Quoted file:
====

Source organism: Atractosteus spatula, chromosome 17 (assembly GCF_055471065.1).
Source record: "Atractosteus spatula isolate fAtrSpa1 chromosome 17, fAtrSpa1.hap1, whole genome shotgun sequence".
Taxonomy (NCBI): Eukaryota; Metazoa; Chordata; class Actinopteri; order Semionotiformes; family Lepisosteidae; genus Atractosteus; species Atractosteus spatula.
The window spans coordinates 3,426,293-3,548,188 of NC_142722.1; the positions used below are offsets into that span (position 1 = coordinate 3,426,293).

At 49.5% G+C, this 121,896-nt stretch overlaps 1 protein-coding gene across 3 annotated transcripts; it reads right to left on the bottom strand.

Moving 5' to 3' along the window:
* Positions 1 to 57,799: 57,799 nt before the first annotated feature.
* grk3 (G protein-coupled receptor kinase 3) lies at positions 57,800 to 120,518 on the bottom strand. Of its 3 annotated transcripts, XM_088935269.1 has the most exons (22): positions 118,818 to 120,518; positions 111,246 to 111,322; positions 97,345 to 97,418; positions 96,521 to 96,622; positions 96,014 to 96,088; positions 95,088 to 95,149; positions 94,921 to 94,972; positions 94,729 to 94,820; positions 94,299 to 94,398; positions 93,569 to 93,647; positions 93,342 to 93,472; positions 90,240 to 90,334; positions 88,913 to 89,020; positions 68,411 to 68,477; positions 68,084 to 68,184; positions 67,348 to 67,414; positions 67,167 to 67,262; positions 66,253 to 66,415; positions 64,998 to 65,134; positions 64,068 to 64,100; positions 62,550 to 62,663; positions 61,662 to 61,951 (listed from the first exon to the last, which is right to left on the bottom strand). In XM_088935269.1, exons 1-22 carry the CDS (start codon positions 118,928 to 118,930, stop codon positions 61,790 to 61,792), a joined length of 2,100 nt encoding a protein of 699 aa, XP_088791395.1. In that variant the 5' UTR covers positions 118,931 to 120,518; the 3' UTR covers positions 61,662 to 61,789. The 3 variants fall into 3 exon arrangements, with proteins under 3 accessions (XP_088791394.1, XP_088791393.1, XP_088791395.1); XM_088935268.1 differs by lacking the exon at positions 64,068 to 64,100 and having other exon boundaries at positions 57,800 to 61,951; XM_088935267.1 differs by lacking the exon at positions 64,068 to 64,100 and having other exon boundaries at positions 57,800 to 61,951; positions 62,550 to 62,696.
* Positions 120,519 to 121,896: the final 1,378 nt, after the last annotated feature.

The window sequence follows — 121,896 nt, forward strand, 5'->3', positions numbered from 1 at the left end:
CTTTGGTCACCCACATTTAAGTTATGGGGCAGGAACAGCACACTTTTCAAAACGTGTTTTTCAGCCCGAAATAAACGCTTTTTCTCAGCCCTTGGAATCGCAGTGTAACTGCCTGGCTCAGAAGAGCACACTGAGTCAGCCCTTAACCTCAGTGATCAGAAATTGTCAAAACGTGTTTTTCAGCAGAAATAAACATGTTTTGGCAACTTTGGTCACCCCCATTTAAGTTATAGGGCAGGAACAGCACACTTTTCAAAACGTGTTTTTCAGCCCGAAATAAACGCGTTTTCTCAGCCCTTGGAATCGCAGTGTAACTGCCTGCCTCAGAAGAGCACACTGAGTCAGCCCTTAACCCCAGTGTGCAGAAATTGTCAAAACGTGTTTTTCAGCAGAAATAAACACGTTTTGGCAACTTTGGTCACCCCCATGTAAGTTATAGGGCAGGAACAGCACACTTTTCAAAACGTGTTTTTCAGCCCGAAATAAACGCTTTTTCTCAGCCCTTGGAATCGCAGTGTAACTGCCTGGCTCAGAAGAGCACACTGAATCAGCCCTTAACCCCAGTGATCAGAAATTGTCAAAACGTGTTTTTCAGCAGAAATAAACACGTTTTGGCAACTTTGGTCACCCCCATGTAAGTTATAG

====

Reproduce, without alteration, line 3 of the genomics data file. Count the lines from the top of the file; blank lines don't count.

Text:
Taxonomy (NCBI): Eukaryota; Metazoa; Chordata; class Actinopteri; order Semionotiformes; family Lepisosteidae; genus Atractosteus; species Atractosteus spatula.